Agriculture has been around as long as mankind. In the earliest days of humanity, an important part of the day was spent hunting for food - whether by chasing after animals, by foraging for nuts and fruits, or by working on the land. From the Stone Age to the Middle Ages, right up to the Industrial Age and our current time. As we evolved, so did agriculture - yet its role remained unchanged: feeding those who depend on it for their daily meal. Exploiting valuable natural areas in order to turn it into farmland Another fact is that the world population has grown significantly: only 200 years ago, there were fewer than one billion humans alive. Today, we share our planet with over 7 billion others. And as space hasn’t increased significantly - you could argue that it has even been reduced, considering the extra land taken up by our cities and industrial areas -, the challenge seems obvious. There are many more mouths to feed, yet we have to do so using fewer resources and smaller areas of land. Of course there are some who would say that we ought to be, in fact, delivering by 'creating' more space and resources. This has actually been a common practice in recent decades, with eager producers exploiting valuable natural areas in order to turn it into farmland; or using up some of our earth’s most precious commodities in order to provide the energy and raw materials needed to live up to the skyrocketing demand. While many of us would be condemning those kind of practices today - hindsight is 20/20 -, there are all too many examples of similar practices long before that. Some innovations might, at the time of their introduction, have been considered groundbreaking and a huge leap forward. Yet looking back with today’s knowledge, they would not even be considered a feasible option because of the inherent and often disastrous consequences. Safe food Through artificial crops, advanced fertilisation methods and many other sophisticated techniques, it became possible to substantially ramp up food production. Through the multiplication of livestock, production of high yield and resilient crops, and smart techniques for fertilising and harvesting crops, production reached unparalleled heights.   Yet it is not only about increasing production: increasing food safety and ensuring accountability throughout the supply chain have been moving to the forefront as well. This newfound abundance of 'safe' food might just be a scam. Yes, we are delivering more while seemingly using less. But at what additional cost? The negative impacts of quick-gain practices are slowly but surely becoming painfully obvious. Not only does the ruthless exploitation of vast areas of land leave them plundered and abandoned, having irreversibly harmed the local ecosystem; there’s also matters like atmospheric pollution, choking waterways, antibiotic crises, pesticide disasters, and dangerous greenhouse gas emissions. Estimates have put the cost of agriculture to society staggeringly high, potentially reaching some $6 trillion by 2050. So let’s rewind a bit: is this really worth it? Does the end really justify the means?   At its core, the problem can be found in the business-like attitude of farms. Farms feel the pressure to deliver and meet demand, hence forcing them to start thinking and acting like a corporate machine. Profits will be put before anything else, with automation and innovation following suit.   The big issue with this? Agriculture , in contrast with other industries, is dealing directly with nature. While many things can be automated and forecasted, this decidedly does not apply to animals. To the insects that pollinate the crops; to the weather events that might damage or destroy the harvest; to the water on the surface and in the ground that is used to irrigate; or to the soil that is needed to provide a fertile environment for crops. All of those things just will not let themselves be automated, or made subject to linear production processes. Although we are often too tempted by greed to let this stop us from trying to do so - which is exactly what resulted in the negative consequences listed above. An area that is roughly the size of England is left to waste every year, requiring us to look further and start exploiting valuable savannah or rainforest lands in order to take its place. We try to take ‘more’ from the earth, resources and animals then they realistically have to offer - with all that this implies. Regenerative agriculture {youtube} Enter regenerative agriculture. This new school of thought within agriculture operates on the principle that we should recognise the complexity and resilience of the world’s ‘natural technology’. Basically, it means that we move to a food system that respects our nature’s ability to regenerate and produce rich, unique and fertile natural environments, as it has done for centuries before we came around. In an ideal world, this would feed the growing world population with an equally rich diet that thrives on variety and freshness. While doing so, it ought to find a way through which ecosystems are rebuilt and thriving in the process. Not only does this go a long way in combatting the degradation of ecosystems, it also holds the potential to counter climate change. Although some may consider it to be unrealistic and radical, it is actually nothing new. It goes right back to the way our ancestors harvested the land, based on a near-scientific understanding of the earth’s needs and limits. Soil, water, farms and animals are all working together to create a rich ecosystem. For once, farms do not take the lead, trying to manage and manipulate the other elements - they will be an active part of the ecosystem. A farm will not just ‘withdraw’ from nature as if it were an ATM, but rather it gives back and feeds into it as well. Make no mistake: this will be complicated. As there are so many different ecosystems, the exact way of dealing with each environment will differ. Geologist David Montgomery put it as follows: “ What works for temperate grasslands may not work so well in tropical forests. We need to tailor practices to the land and be mindful of the geographical and social context .” It will be a process that requires thought and science, along with an inherent respect for flora and fauna. This does not make it impossible. Some elements of it are already in use. For instance, the use of livestock to graze grassy farmlands has already been accepted as a sensible practice. Through their eating, walking and disposing of waste, they ‘feed’ the grasslands and fertilise the soil. Using techniques like ‘rotational grazing’, livestock and poultry are used as an active player in guarding the health of the farm and environment as a whole. Photo by: Peter Bergquist On the top of the hill, on the leveller ground, this farmer is rotating, corn, oats, and alfalfa in 60’ contoured strips. This proven crop rotation practice will build soils, produce good yields, limit erosion, limit required inputs, produce grain for sale and forage for winter feeding of livestock.  The steeper land below the perimeter electric fence is in permanent pasture and being rotationally grazed. Each day this farmer moves poly wire electric fencing to create a new paddock big enough to feed his animals for 24 hours. He also moves a small water tank and a Shade Haven portable shade structure . The concept seems clear: regenerative agriculture will help us to find a new way of producing the food we so direly need, while respecting the world around us. That balance between not exhausting natural resources and still getting the food that we need is crucial - that is, if we are hoping to have a planet left to eat our meticulously produced food on. Part 1 of 3 of a series on Regenerative Agriculture. Part 2 will be uploaded on May 23. https://www.whatsorb.com/category/agri-gardening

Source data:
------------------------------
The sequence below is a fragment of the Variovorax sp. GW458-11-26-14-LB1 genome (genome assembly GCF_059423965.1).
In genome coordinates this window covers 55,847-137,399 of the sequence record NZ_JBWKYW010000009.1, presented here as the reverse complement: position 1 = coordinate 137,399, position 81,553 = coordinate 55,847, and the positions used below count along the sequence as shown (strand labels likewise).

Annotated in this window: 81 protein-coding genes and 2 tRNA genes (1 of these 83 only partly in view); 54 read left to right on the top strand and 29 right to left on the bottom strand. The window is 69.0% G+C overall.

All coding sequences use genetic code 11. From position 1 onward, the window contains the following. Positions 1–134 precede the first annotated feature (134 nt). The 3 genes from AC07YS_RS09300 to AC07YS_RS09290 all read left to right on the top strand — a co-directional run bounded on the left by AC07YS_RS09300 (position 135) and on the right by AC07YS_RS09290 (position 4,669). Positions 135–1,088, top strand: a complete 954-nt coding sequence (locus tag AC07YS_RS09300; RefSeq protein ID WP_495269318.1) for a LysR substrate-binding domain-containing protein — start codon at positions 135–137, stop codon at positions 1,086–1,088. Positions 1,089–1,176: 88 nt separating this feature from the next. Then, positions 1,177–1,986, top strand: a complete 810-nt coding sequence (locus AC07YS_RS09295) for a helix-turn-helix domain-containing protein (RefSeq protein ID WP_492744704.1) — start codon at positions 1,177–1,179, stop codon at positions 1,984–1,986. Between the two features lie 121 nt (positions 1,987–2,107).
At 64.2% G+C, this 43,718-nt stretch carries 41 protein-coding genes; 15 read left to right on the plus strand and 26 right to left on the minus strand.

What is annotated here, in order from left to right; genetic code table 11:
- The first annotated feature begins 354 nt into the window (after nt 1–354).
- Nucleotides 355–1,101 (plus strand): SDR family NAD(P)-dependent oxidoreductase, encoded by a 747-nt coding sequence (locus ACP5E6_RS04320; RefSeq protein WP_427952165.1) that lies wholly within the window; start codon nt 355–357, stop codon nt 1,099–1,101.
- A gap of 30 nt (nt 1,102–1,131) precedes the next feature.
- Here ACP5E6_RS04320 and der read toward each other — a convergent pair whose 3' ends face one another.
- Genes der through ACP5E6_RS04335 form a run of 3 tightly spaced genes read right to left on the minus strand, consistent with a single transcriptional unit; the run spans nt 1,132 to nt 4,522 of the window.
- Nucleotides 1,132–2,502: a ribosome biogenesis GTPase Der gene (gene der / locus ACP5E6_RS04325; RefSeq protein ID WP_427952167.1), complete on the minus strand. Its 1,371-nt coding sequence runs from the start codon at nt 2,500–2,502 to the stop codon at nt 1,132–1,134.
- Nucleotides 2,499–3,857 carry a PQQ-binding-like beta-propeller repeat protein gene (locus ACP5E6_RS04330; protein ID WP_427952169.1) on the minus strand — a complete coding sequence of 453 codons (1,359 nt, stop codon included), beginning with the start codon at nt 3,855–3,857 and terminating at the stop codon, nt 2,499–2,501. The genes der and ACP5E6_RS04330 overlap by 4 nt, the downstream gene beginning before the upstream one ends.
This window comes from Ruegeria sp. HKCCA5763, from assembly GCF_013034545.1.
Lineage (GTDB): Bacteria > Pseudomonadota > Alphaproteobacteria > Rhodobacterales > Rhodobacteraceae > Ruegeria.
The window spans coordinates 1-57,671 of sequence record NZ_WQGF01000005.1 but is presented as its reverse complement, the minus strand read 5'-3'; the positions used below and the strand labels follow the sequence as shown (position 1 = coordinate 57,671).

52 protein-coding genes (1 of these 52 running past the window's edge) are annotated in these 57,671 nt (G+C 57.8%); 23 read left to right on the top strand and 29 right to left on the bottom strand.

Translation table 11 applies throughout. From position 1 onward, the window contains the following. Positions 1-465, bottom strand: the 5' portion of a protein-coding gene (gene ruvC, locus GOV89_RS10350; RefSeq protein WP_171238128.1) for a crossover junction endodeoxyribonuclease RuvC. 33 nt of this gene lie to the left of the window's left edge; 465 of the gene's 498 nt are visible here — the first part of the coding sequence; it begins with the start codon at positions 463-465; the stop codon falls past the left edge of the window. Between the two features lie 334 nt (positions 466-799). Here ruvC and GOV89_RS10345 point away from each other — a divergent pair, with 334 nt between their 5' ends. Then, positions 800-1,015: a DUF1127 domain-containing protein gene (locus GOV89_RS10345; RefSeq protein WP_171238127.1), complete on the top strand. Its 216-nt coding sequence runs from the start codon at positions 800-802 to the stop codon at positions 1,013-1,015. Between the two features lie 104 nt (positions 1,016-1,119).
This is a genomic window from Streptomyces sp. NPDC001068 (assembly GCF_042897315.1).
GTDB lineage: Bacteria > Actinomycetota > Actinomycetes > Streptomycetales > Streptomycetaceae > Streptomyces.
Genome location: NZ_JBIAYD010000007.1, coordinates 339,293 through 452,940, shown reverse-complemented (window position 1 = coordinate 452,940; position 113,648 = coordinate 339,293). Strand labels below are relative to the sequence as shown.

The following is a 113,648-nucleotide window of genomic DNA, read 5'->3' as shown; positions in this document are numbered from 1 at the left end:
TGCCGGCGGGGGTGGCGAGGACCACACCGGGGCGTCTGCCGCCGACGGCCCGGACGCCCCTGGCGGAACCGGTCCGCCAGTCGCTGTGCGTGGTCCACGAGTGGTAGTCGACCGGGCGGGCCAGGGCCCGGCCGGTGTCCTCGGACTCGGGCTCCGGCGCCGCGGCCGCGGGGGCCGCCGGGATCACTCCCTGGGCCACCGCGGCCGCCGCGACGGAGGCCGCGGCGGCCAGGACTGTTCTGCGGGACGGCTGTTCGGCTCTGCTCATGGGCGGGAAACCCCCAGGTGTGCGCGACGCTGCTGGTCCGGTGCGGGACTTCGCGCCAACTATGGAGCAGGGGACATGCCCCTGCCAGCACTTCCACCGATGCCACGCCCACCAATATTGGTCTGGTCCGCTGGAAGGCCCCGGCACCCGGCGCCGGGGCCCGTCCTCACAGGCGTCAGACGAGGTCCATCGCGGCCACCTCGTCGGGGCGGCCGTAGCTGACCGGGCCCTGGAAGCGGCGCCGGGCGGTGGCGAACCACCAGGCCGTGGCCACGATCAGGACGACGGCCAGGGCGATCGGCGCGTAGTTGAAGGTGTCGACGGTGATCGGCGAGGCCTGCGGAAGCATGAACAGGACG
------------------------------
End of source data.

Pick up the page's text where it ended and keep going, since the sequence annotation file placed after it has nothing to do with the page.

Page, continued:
Regenerative Agriculture: Basics For Safe Food (Part 1 of 3)